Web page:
Is The Callaway Razr X Black Driver Still Good – Forgiving For High Handicappers?
In 2012, Callaway introduced the Razr X Black Driver to the golfing world.
Aimed at more casual golfers, and at a price point to match, it quickly became a firm favourite for weekend golfers the world over.
Many loved the 460cc driver’s ability to help them hit further while remaining accurate, and if you care about the overall aesthetics of the clubs in your bag, well, the Razr X certainly doesn’t disappoint in that regard.
So we took this driver with its sleek design and tonnes of features out to the range to give it a real test and see if it still lives up to all that promise from over a decade ago.
Here’s what we found out.
Is The Callaway Razr X Black Driver Still Good?
Considering that you’ll find this driver at reasonable second-hand prices and thanks to the fact that it delivers accuracy with added length compared to similar drivers, the simple answer to that question is a resounding YES!
While out on the range, we immediately noticed the extra distance the Razr X Black Driver provides, and it’s pretty consistent in that regard, even when you are making the sweetest contact with the ball.
Speaking of contact, not only is the Razr X Black Driver nice and accurate, but it is forgiving too thanks to its large sweet spot.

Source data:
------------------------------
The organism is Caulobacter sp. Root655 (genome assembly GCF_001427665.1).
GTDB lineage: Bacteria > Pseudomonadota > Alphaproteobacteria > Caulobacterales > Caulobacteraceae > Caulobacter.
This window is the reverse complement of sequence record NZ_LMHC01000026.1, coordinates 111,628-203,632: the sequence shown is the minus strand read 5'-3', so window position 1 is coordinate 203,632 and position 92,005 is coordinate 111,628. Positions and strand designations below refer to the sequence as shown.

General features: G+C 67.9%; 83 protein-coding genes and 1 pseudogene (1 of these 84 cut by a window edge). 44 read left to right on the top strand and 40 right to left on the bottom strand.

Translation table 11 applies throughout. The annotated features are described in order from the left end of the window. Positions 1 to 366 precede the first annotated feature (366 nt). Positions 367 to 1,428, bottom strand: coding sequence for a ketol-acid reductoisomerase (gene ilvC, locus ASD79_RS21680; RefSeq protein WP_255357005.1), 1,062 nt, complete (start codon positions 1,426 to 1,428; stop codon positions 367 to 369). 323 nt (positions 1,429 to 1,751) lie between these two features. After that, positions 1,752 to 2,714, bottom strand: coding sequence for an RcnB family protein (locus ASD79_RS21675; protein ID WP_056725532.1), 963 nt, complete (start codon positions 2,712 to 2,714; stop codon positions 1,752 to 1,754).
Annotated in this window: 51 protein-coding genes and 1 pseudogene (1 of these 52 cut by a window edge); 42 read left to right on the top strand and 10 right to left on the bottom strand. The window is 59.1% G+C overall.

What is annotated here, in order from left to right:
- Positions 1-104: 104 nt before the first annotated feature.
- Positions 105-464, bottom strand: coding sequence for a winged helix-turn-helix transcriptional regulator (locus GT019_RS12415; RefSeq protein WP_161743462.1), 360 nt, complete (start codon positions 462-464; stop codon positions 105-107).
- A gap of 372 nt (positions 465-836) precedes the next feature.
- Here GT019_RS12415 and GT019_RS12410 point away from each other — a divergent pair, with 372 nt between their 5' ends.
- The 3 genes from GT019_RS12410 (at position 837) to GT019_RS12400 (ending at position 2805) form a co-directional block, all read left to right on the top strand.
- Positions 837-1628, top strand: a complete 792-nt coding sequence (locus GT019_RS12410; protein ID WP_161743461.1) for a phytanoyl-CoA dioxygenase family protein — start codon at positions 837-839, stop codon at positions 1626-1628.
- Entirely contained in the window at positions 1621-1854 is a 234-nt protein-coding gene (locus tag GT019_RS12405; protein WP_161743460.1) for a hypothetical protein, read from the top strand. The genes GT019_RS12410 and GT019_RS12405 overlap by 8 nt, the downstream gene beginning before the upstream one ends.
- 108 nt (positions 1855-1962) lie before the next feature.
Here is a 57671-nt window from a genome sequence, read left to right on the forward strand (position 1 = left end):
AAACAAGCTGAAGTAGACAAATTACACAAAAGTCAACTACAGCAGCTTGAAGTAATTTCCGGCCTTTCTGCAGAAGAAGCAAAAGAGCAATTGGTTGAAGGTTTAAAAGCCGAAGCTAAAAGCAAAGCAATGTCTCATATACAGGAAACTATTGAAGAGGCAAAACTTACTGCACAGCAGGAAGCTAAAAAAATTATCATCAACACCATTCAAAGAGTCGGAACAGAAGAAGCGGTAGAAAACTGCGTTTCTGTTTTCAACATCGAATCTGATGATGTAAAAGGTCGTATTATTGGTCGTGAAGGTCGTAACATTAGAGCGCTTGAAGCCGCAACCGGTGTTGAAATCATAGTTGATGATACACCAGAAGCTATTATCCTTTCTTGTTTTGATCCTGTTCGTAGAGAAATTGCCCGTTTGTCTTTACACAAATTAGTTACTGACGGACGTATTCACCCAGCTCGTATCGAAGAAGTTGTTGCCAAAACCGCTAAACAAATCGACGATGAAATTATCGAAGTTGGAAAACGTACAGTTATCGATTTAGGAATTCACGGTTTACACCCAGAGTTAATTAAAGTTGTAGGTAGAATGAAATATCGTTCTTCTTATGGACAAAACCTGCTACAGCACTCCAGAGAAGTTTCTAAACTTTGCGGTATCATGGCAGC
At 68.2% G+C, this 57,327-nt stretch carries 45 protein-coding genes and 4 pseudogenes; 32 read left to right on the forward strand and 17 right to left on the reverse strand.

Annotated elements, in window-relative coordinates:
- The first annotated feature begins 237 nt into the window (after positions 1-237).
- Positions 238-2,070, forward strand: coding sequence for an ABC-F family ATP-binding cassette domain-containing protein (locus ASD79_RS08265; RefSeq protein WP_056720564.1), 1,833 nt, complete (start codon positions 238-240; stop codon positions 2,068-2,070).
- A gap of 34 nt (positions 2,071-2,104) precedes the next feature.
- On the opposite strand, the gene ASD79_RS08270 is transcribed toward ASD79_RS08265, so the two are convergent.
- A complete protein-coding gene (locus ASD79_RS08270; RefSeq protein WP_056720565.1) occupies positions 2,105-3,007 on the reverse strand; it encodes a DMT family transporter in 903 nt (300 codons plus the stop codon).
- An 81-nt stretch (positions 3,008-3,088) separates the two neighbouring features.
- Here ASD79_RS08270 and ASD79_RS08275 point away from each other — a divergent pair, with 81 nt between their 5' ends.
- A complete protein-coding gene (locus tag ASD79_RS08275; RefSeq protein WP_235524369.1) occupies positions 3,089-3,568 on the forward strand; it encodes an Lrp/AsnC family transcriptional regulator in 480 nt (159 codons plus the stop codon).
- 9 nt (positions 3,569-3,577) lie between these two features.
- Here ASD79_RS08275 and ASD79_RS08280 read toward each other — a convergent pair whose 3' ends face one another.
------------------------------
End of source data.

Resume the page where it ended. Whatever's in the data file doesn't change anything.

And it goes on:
This is perfect for a casual golfer because, let’s be honest, most high handicappers aren’t going to have consistent swings each and every time they fire off from the tee.
So based on all of this, even though it’s a decade old, the Razr X Black Driver can still deliver a worthy performance.
Is The Callaway Razr X Black Driver Forgiving for High Handicappers?
With an expanded sweet spot – thanks to Callaway’s “Variable Face Technology” (“VFT®”) and “Hyperbolic Face®” Technology – and a large, 460 cc head.
You have two reasons as to why this is a driver that a high handicap golfer should consider when looking for an upgrade.
Out on the range, some of our high handicap golfers with a more consistent swing had no problem finding the sweet spot on this driver regularly.
When they did, and compared to the driver that they were regularly using in their bags, they certainly increased their range off the tee quite significantly.
Also, we touched on this earlier, but this is one forgiving driver, and it certainly minimises the effects when you don’t hit the ball as sweetly as you’d like.
This means that both distance and accuracy aren’t severely compromised when this occurs.
And that’s music to a high handicapper’s ears, right?